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Why Baby Boomers Need to Get Tested for Hepatitis C

The Centers for Disease Control and Prevention proposes that all Americans born between 1945 and 1965 get tested for the hepatitis C virus.

In a move that could save more than 120,000 lives, the U.S. Centers for Disease Control and Prevention has proposed changes to its current risk-based testing for the hepatitis C virus.

The new draft policy recommends that all baby boomers—those born from 1945 through 1965—undergo one-time hepatitis testing.

More than 75 percent of Americans infected with hepatitis C are baby boomers. Broad testing of that segment of the population would identify an additional 800,000 people living with the hepatitis C virus.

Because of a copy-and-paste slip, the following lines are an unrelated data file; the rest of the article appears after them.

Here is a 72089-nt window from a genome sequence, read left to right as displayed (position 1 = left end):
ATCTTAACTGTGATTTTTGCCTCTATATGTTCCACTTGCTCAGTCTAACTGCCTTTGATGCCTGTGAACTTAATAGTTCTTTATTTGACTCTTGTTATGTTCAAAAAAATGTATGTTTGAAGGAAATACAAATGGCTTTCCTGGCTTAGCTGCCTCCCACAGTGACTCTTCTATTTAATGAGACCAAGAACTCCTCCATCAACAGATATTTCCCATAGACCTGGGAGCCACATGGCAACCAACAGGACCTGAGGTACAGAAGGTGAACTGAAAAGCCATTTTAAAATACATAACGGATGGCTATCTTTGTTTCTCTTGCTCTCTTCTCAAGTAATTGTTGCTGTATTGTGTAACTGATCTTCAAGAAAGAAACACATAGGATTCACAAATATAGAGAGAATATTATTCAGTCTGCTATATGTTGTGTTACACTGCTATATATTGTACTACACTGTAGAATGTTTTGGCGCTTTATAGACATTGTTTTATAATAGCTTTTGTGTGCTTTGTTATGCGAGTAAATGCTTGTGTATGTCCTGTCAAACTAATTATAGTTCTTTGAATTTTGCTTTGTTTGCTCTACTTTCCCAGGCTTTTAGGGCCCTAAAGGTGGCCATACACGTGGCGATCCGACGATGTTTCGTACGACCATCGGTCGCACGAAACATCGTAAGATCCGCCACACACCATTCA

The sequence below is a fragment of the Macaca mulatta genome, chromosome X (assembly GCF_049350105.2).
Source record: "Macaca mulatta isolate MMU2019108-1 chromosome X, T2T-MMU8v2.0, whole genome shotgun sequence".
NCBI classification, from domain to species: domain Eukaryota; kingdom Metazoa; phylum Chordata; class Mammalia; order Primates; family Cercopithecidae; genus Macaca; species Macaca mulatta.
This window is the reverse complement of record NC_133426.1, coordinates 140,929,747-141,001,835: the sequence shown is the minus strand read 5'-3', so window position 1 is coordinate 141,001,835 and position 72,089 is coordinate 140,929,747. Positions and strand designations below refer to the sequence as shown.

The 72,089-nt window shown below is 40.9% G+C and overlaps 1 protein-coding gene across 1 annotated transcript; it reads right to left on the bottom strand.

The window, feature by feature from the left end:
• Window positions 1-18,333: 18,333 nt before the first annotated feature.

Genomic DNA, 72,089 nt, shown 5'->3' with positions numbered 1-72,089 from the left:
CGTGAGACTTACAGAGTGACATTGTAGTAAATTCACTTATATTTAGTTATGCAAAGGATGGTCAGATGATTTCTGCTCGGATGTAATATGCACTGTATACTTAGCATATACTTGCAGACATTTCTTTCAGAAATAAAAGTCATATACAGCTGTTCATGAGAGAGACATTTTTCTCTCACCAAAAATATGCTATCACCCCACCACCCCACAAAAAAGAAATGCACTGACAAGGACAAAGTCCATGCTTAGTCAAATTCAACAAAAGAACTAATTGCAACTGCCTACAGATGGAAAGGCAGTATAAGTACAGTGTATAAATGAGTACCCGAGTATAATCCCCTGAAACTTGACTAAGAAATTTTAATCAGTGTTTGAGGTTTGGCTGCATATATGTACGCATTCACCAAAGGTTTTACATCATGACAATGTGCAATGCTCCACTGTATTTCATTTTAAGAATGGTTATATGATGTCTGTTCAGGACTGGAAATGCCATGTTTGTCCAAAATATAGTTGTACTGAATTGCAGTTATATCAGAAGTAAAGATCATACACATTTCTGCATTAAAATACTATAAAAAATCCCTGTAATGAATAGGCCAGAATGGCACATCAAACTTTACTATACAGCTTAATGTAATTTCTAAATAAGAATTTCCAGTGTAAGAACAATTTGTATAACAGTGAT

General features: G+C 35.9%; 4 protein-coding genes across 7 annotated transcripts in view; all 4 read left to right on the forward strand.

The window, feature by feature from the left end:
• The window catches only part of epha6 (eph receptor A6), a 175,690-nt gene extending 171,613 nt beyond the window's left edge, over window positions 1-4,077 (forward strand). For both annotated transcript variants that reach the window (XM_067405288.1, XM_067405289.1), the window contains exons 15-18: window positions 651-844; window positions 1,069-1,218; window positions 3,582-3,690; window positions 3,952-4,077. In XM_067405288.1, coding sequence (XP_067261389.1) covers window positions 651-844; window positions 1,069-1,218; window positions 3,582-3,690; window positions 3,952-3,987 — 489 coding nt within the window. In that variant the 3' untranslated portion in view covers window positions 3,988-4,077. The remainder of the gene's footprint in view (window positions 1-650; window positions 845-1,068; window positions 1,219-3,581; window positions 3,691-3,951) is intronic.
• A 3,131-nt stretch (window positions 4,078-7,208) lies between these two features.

Many baby boomers are unaware that they carry the virus. Symptoms can be mild or absent for decades. However, more than 15,000 Americans die each year from liver diseases related to the hepatitis C virus, including liver cancer and cirrhosis of the liver. It is also the most common reason for liver transplants.

Most baby boomers became infected during their teens or twenties through injection of recreational drugs or blood transfusions. Better screening of the country’s blood supply in 1992 reduced the number of infections caused by transfusions.

“Because these exposures were often long ago, many baby boomers may not recall—or may be unwilling to discuss—the events that could have placed them at risk. As a result, many have never been tested for hepatitis C,” the CDC said in a statement.

Those who test positive during routine screening for the hepatitis C virus will be referred for appropriate care and treatment.

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